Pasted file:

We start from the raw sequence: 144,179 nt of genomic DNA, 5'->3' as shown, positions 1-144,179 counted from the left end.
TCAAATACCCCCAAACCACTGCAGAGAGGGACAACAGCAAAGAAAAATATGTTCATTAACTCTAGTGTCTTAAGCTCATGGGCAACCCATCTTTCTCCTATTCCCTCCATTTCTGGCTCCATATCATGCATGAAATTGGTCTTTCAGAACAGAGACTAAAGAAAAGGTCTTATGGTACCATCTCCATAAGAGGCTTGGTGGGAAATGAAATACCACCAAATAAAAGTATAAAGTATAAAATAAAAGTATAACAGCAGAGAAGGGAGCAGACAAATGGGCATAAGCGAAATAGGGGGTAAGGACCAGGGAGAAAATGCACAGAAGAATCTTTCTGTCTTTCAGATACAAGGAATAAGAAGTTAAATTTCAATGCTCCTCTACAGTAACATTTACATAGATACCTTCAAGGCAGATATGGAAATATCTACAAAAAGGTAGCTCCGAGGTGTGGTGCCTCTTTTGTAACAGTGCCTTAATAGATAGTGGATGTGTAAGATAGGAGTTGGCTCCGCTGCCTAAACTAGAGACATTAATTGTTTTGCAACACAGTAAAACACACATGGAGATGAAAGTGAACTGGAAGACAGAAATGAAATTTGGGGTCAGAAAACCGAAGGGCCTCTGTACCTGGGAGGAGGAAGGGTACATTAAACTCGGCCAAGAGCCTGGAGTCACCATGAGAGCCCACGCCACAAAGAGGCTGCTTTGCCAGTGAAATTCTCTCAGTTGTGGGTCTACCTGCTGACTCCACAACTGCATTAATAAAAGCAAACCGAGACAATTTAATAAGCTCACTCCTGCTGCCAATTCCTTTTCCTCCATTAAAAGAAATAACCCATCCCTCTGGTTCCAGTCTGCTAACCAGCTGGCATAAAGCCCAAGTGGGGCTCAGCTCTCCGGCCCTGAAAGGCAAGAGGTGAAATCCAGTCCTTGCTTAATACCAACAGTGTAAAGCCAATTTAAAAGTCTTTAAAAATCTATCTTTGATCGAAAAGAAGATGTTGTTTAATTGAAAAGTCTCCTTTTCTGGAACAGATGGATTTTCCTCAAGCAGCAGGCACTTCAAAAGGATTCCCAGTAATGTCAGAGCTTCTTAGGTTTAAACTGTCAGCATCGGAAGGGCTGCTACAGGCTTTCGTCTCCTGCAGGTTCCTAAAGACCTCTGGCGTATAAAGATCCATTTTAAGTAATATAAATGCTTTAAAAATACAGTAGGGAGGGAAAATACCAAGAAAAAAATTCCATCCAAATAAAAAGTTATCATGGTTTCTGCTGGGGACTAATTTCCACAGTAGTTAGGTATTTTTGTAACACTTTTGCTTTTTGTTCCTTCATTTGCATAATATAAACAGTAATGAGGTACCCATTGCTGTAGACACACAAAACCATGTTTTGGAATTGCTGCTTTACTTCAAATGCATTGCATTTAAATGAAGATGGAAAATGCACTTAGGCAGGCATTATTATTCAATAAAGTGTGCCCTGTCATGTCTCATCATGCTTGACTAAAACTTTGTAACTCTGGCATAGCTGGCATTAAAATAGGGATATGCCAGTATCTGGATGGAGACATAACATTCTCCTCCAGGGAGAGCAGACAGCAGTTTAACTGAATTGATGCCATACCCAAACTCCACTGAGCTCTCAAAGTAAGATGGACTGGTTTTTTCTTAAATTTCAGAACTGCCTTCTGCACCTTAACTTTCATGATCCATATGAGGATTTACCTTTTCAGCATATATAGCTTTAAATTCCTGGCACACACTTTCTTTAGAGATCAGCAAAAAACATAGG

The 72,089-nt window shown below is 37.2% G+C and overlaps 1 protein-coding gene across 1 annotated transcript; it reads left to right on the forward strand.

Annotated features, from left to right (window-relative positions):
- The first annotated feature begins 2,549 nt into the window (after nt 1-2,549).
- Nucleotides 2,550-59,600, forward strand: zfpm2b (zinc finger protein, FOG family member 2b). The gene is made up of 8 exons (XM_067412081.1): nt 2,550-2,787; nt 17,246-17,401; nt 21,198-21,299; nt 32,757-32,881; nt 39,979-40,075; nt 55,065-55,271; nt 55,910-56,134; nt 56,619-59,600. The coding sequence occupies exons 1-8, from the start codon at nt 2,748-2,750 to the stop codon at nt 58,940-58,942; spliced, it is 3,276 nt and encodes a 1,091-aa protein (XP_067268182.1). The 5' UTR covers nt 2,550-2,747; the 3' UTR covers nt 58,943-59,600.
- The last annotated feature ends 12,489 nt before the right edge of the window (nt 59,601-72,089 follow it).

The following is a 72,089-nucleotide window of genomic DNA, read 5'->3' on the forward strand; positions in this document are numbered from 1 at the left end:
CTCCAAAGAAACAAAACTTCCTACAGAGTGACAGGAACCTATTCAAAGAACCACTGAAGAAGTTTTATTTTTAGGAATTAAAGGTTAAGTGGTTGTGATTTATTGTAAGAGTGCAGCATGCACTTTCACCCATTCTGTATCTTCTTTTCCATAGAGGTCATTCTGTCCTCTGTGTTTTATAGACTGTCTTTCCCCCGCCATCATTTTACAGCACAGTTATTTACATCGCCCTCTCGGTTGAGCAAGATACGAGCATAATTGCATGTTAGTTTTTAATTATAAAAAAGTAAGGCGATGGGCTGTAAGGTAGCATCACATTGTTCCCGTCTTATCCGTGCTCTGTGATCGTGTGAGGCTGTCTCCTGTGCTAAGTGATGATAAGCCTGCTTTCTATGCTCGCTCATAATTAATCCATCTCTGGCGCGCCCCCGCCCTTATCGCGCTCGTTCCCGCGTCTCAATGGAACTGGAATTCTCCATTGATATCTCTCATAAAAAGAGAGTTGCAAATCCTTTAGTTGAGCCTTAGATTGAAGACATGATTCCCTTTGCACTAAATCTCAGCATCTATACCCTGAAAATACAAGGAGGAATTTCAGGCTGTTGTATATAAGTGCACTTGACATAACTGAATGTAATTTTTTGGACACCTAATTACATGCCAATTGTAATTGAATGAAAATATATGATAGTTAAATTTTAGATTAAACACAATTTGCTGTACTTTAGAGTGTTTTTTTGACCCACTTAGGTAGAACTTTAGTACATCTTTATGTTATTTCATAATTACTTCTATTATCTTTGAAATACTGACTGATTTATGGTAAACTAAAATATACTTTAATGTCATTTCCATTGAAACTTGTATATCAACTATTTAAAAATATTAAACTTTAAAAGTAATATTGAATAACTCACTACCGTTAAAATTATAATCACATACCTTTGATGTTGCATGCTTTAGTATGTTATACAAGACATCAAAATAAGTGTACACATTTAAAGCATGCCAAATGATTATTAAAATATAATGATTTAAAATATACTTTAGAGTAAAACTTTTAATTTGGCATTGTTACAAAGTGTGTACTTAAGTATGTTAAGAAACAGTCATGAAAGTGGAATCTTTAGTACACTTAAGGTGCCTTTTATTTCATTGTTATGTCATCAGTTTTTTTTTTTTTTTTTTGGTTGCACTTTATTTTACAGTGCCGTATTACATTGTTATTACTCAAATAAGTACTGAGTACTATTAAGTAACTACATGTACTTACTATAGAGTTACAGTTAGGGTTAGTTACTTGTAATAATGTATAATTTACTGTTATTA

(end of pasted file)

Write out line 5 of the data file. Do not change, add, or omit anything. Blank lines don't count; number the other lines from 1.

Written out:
- The first annotated feature begins 2,549 nt into the window (after nt 1-2,549).